Scientists have developed a reusable foam that can absorb carbon dioxide, potentially helping in the fight against global warming.
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With climate change an ever-increasing concern, scientists have been working to develop new materials that can aid the fight by ridding the environment of pollutants, such as carbon dioxide, that contribute to global warming. We have recently seen innovative pollution-fighting materials that range from an absorbent bikini that may help rid the ocean of pollutants to a smog vacuum that can turn pollutants into jewellery. Now, materials scientists in the Ajayan Research Group at Rice University, led by Dr. Pulickel Ajayan, have create a lightweight foam that absorbs CO2.
The foam is made from two-dimensional sheets of hexagonal-boron nitride (h-BN). Flakes of h-BN are combined with polyvinyl alcohol and freeze-dried to create flat sheets of the absorbent material. According to researchers, the one-step manufacturing process is fully scalable. The porous foam is capable of absorbing up to 340 percent of its own weight in carbon dioxide. The CO2 gas can be evaporated out of the foam, which can then be reused. When coated with the polymer PDMS, the h-BN foam can be used as a shield from lasers, allowing it to be used in biomedical and electronics applications.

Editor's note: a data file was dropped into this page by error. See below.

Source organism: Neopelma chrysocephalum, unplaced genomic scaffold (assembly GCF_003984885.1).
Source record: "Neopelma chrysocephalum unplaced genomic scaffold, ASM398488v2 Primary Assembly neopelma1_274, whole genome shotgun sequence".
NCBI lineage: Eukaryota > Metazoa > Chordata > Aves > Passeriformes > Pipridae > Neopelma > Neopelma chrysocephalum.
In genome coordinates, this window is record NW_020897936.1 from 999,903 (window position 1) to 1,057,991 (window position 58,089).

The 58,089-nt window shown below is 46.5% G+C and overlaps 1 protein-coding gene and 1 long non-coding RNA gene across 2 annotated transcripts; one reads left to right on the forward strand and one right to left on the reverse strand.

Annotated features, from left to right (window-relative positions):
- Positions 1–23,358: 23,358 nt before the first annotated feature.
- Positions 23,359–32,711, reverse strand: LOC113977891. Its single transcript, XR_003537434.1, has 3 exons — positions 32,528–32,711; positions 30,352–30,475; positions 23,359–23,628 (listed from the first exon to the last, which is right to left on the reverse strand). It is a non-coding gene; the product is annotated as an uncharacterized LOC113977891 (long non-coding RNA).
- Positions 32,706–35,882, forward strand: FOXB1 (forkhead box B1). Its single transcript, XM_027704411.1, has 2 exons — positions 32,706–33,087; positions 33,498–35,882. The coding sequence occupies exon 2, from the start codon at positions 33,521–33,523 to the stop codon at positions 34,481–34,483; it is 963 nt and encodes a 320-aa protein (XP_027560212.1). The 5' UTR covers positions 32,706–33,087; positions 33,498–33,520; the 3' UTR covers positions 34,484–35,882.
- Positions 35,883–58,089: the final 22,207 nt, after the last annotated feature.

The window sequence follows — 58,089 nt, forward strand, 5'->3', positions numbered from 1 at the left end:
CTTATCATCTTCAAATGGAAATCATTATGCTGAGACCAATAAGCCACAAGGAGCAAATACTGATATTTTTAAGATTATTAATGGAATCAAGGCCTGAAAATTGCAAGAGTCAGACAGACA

The researchers would ultimately like to be able to manipulate the size of the materials’ pores in order to use it to absorb specific materials, such as separating oil from water. The research was funded by the Air Force Office of Scientific Research and appears in the American Chemical Society journal ACS Nano. What other types of materials might one day absorb greenhouse gases from the environment?